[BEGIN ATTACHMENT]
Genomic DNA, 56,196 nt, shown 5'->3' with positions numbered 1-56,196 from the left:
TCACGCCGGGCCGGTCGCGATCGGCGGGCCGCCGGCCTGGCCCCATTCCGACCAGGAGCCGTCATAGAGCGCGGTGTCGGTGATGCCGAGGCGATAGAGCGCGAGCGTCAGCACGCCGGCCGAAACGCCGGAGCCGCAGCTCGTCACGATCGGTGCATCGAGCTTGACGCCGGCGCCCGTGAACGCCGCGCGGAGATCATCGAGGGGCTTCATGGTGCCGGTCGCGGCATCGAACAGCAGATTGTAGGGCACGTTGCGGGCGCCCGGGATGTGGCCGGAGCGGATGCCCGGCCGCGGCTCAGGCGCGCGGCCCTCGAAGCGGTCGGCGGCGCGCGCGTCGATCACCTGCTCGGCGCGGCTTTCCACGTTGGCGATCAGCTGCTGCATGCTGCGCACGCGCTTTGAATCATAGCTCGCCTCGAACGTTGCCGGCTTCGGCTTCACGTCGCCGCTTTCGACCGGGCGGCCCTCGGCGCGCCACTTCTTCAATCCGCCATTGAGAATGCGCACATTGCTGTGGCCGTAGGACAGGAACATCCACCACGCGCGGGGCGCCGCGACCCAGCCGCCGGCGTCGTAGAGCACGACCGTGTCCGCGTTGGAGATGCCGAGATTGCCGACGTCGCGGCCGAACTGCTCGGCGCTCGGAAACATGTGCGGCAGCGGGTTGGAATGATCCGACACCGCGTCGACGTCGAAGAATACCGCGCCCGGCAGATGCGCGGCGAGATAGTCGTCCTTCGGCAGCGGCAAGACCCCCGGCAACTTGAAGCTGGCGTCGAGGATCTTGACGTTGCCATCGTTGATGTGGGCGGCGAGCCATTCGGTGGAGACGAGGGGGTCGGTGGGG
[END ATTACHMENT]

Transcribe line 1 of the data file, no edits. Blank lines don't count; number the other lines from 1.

Genomic DNA, 56,196 nt, shown 5'->3' with positions numbered 1-56,196 from the left: